I’ve spent very little of my money on digital goods protected with DRM. What little I have purchased, I can no longer access. It’s going to take a lot to convince me to ever dump more money in, and a simple handwave of these concerns is wildly insufficient. The primary step is to price them according to this value proposition.

I love Fictionwise as a company. I know that their preference is for the DRM free books and that policy plus the prices are set by the publishers not them. However, I’m not dropping $10 at their store for a DRM protected ebook when for $6 I can buy the paperback and be assured that I can read it next year and the year after. If any pricing system for DRM goods doesn’t reflect the reduced value to me and my risk of inusability in the future, I’m not paying. The books I download from Project Gutenberg as text files, I have faith that I will be able to read on any machine I own for the rest of my life. The books I bought from Peanut Press a few years ago are already unreadable by me. DRM protected files are essentially disposable goods, the digital equivalent of cheap plastic geegaws from a cereal box.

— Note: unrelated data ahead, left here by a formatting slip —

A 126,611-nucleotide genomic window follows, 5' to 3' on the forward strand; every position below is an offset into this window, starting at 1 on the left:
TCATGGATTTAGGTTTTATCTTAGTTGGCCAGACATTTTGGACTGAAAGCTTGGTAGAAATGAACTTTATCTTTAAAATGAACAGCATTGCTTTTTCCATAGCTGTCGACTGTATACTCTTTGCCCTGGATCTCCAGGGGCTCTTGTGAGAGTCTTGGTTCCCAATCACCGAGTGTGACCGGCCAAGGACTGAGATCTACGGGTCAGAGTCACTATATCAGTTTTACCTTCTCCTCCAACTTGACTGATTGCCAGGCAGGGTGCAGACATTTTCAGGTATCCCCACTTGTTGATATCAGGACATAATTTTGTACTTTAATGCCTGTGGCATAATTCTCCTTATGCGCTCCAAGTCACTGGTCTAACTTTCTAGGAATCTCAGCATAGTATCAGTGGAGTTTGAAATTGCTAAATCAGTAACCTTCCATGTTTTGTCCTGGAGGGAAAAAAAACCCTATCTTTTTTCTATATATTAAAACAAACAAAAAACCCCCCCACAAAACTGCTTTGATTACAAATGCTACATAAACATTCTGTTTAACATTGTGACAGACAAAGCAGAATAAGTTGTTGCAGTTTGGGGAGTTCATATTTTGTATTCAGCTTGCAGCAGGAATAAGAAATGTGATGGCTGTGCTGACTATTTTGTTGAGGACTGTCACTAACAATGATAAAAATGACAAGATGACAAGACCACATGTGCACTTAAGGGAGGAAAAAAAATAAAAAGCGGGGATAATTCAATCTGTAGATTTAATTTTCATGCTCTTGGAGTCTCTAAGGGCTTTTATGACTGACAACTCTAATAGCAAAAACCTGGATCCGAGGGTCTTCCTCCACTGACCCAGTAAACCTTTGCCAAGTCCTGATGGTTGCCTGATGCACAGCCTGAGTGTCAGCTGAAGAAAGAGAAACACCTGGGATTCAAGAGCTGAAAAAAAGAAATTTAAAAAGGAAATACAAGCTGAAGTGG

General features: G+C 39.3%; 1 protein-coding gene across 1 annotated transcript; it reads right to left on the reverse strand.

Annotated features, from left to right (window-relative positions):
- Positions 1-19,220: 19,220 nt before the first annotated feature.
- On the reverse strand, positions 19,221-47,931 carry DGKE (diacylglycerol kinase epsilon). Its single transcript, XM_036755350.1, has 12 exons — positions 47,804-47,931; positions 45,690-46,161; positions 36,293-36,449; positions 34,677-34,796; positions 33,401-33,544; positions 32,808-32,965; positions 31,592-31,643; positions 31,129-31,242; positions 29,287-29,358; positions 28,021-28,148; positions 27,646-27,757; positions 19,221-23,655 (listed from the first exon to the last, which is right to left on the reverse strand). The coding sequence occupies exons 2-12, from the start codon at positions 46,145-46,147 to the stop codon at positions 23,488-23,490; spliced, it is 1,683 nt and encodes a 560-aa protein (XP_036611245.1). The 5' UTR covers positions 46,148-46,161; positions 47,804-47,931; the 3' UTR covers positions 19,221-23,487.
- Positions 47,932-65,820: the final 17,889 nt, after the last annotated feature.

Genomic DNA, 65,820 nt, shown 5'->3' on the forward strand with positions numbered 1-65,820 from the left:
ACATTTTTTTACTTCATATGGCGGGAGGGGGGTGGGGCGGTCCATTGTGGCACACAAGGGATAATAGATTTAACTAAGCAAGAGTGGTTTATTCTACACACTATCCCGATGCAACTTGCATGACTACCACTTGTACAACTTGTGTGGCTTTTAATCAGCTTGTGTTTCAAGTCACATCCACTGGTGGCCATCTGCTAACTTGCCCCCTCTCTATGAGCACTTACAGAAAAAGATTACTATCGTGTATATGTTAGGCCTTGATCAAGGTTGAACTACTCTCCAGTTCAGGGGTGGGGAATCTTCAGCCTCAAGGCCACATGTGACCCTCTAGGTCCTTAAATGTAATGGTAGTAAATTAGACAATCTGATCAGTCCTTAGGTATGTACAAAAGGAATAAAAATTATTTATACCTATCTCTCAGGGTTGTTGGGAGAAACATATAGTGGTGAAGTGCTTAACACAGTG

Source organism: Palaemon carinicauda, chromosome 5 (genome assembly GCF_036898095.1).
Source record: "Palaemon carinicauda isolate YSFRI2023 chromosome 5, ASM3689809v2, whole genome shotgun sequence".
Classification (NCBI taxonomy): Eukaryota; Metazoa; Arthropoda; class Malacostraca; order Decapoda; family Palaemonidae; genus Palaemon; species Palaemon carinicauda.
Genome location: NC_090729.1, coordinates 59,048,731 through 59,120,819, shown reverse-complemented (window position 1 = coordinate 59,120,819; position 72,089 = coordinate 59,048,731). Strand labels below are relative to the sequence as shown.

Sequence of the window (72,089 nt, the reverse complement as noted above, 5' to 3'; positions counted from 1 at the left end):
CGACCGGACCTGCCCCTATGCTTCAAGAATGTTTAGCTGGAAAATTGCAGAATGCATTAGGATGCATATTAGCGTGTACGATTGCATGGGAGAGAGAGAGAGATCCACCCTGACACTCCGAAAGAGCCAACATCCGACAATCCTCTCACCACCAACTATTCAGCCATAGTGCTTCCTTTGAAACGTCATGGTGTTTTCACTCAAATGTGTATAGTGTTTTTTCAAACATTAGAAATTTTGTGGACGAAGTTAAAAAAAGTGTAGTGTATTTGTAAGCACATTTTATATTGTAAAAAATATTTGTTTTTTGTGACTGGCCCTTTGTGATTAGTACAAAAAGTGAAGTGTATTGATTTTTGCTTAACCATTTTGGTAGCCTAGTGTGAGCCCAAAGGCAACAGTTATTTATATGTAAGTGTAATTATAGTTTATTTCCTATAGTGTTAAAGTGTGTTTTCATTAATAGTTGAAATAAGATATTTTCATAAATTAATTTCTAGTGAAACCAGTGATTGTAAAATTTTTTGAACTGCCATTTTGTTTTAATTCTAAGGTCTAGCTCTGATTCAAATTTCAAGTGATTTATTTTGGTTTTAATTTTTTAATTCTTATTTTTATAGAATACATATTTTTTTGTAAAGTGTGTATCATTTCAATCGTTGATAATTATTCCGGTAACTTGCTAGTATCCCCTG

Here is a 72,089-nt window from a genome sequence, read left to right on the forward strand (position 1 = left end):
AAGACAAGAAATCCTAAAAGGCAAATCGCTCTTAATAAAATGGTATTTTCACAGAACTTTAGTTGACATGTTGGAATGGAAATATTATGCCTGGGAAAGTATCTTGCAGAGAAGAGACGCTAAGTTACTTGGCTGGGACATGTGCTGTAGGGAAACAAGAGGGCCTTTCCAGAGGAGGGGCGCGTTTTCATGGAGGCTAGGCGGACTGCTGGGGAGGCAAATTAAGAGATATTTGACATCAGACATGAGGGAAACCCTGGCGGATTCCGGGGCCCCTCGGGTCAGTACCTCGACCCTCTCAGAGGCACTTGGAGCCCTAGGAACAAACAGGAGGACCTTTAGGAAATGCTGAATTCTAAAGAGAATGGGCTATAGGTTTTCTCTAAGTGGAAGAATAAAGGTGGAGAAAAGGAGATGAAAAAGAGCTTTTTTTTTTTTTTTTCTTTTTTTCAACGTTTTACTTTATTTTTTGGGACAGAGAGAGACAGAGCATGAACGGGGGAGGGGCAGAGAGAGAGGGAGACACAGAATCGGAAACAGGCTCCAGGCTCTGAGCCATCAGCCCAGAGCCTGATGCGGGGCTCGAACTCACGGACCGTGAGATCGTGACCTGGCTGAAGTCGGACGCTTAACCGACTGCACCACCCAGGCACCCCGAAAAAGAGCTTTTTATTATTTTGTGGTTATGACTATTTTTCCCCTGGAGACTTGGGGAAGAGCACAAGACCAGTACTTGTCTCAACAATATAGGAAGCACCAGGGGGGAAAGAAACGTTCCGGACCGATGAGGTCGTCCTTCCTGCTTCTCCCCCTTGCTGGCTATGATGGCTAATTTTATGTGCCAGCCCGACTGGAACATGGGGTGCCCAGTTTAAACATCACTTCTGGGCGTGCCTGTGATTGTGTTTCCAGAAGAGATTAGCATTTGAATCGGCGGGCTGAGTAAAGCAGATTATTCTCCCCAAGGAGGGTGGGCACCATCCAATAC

Although I have and express moral objections to DRM, what I’m presenting here is sheer empiricism and pragmatism. Don’t put your money into DRM’d goods unless they are really really cheap because when you buy them you get less than what you pay for. The best you can hope for is that someone will come up with a program to let you crack the goods you legally paid for out of their protected shell, an act that makes you a criminal despite your having been a paying customer. Any technical and legal system that criminalizes you for using goods you paid for in the manner intended is a bad system in both regards.

There is a great world of content out there on the other side of the DRM wall. Support that and help grow that world, and our shared future gets brighter. Dump money in to DRM schemes, help pump them up and ensure ever more of our collective knowledge is left inaccessible to the future and you darken our future. The choice, as always, is yours.